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Wired Voters: The Effects of Internet Use on Voters’ Electoral Uncertainty

Published online by Cambridge University Press:  13 February 2014

Abstract

This article examines whether voters’ use of the internet as a source of political news affects the extent to which they are certain of their vote choice in national-level elections. It employs data pertaining to the 2011 general election in Ireland, linking geographical information on broadband coverage with individual-level public opinion data from the 2011 Irish National Election Study. The resultant dataset allows the adoption of a quasi-experimental approach in our examination of the effects of online political newsgathering on voters’ electoral uncertainty. Implementing instrumental variables, the study finds consistent evidence of a causal relationship between the use of the internet as a source of political information and increased levels of political uncertainty among voters, ceteris paribus. These findings are robust to a range of model specifications and alternative operationalizations of dependent and independent variables.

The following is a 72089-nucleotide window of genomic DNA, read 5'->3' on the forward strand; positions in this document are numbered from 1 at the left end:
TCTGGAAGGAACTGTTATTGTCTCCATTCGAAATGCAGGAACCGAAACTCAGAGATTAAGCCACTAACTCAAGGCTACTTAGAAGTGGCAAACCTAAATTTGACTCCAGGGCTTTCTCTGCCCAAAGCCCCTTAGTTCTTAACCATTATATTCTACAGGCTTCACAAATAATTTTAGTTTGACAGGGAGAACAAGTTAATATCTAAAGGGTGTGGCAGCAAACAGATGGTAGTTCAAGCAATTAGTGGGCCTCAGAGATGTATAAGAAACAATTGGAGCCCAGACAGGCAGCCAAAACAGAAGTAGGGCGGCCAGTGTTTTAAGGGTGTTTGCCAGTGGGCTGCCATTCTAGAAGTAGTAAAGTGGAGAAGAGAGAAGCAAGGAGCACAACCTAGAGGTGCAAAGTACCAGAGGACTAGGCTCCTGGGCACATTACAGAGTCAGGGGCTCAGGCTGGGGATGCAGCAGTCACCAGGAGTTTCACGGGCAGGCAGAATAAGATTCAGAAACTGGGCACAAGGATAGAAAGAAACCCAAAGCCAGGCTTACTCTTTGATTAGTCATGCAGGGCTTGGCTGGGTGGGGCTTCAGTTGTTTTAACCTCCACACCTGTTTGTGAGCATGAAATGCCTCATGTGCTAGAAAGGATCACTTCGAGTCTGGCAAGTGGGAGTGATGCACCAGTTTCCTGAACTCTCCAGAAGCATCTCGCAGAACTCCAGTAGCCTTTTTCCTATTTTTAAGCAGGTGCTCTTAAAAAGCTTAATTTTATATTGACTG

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Copyright © Cambridge University Press 2014 

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Footnotes

*

Free University Brussels, ULB (email: laura.sudulich@eui.eu); Department of Political and Cultural Studies, Swansea University (email: m.t.wall@swansea.ac.uk); Department of International Relations, London School of Economics and Political Science (email: L.Baccini@lse.ac.uk). The authors would like to thank the Editor and the three anonymous reviewers for their constructive comments. Data replication and online appendices sets are available at http://dx.doi.org/doi:10.1017/S0007123413000513.

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